Turkey has long been vexed about the several thousand militants of the Kurdistan Workers Party (PKK) who are operating from bases in northern Iraq. But an escalation in deadly cross-border attacks in recent weeks has led to increased calls in Turkey to take action against the rebels.
By a large majority, lawmakers today approved a government request to allow troops to cross into northern Iraq to battle Kurdish rebels in the area. But Turkish Prime Minister Tayyip Erdogan said on October 16 that authorization would not mean immediate military action. "Necessary action will be taken in proper time on the proper ground," he said. "Actions beyond the border will be taken -- and I underscore it again -- only against the terrorists."International Concern
U.S. officials say they understand Ankara wants to deal with the PKK fighters who have been waging an armed campaign for self-rule in Turkey in a conflict that goes back 20 years. But Washington has also warned that any incursion into northern Iraq could destabilize the region.
Tensions have already sent world oil prices soaring to record highs of around $88 a barrel, while the head of the UN refugee agency has said Turkish action could mean more people displaced in the region, where violence has already forced more than 4 million Iraqis to flee their homes. NATO said today that Secretary-General Jaap de Hoop Scheffer has called Turkish President Abdullah Gul to call for restraint.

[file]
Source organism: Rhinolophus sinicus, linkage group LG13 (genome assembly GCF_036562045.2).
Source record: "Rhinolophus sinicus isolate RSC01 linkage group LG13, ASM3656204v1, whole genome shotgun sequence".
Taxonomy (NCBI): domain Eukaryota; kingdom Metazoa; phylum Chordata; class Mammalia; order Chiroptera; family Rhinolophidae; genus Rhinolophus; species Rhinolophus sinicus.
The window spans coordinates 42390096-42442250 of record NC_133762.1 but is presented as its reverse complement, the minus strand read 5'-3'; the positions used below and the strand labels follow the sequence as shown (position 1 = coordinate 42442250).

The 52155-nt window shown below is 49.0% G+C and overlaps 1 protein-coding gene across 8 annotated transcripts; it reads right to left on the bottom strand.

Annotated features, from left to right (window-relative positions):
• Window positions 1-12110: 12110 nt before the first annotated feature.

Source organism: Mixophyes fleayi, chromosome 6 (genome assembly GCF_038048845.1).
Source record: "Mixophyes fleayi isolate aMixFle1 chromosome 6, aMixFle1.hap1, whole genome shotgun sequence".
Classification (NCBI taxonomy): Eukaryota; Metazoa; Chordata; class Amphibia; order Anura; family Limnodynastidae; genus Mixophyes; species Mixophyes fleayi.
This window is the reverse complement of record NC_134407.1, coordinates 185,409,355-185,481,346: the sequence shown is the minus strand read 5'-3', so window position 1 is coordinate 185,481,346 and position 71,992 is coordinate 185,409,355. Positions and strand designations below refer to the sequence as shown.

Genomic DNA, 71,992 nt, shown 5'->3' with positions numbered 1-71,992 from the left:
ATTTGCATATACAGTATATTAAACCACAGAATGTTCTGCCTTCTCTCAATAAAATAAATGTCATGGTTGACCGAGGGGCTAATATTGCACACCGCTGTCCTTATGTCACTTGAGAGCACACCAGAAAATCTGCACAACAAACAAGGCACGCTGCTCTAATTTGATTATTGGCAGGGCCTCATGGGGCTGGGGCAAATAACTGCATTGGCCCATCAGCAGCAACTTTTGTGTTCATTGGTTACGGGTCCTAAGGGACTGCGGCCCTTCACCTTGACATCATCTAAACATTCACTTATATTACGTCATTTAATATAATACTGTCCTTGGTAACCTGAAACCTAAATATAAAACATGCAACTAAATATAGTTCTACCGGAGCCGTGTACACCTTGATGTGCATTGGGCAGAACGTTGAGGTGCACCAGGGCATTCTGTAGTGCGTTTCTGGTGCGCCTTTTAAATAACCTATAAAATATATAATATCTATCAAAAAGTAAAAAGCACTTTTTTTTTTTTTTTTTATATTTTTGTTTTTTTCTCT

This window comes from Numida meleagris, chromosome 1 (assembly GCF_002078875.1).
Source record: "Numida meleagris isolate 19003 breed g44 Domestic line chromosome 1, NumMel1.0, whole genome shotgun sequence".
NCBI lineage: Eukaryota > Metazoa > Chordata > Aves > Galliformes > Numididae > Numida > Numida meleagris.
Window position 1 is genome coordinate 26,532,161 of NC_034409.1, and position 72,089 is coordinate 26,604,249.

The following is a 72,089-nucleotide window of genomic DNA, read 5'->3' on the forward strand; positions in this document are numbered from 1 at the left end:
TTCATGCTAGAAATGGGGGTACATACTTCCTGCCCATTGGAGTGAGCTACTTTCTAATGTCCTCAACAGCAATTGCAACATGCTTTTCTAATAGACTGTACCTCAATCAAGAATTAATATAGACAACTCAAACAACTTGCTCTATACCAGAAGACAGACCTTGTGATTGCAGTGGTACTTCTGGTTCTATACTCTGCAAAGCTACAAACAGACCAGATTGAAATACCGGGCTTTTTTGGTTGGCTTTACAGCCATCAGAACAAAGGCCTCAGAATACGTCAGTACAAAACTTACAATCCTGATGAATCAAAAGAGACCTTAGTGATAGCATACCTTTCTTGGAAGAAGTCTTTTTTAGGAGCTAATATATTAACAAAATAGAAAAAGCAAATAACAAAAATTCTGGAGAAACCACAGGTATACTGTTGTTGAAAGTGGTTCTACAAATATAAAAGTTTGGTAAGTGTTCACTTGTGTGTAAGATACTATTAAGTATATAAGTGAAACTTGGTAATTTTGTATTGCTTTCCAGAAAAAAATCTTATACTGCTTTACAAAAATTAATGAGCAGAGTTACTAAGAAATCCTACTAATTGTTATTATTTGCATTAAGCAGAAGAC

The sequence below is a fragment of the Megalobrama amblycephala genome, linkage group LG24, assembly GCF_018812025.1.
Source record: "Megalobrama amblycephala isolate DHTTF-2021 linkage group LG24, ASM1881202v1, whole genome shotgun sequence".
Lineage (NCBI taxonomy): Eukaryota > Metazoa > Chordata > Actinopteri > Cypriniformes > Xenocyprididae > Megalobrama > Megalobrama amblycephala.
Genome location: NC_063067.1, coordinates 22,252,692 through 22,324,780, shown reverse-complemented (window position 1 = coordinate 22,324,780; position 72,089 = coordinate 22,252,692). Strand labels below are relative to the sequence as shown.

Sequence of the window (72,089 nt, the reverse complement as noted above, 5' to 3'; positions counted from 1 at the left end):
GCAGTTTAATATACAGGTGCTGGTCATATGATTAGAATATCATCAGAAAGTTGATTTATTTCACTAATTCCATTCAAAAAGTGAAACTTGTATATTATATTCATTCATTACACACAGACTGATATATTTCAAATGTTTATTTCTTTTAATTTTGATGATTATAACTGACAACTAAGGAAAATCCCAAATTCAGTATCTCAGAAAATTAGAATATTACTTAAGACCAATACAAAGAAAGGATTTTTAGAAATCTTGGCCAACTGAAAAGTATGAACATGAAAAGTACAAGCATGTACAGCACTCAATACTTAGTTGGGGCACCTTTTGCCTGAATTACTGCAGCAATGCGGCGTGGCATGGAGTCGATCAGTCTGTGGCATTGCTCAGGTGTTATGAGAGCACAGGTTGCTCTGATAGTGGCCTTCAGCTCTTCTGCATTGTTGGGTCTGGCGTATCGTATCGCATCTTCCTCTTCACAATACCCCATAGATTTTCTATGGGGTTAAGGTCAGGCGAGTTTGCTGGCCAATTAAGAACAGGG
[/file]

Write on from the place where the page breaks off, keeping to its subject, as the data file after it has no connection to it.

And Iraqi officials have urged a diplomatic solution. Vice President Tariq al-Hashimi, in Ankara for talks with Turkish leaders, said today that Iraq needed more time to tackle the rebels, while President Jalal Talabani, who's also abroad, said, "We hope that the wisdom of our friend, Prime Minister Erdogan, will be so active that there will be no military intervention, and we, the Iraq government and the Kurdistan regional government, are ready to cooperate with Turkish authorities to reach agreement."
But Turkey has gotten approval from one foreign source -- Syrian President Bashar al-Assad, who said on a visit to Turkey today that Damascus viewed a possible incursion as Ankara's "legitimate right." That's ironic, since it was Syria that, a decade ago, was under severe pressure from Turkey over Kurdish rebels on its territory.
Kamran al-Karadaghi, a former chief of staff for Iraqi President Talabani, says many in Turkey have noted the seeming parallel. "If you follow the Turkish press, commentators, you feel [that] the Turkish government and the military think they will have this experience like they had with Syria," he said. "They put a lot of pressure on Syria, they employed their army on a huge scale along Syria's borders, and Syria caved in [and] kicked [PKK leader Abdullah] Ocalan [out] from Syria."
Diplomatic efforts look set to continue beyond today's vote. Iraq's government said on October 16 it would send a high-level delegation to Turkey for more talks.
(with material from agency reports)
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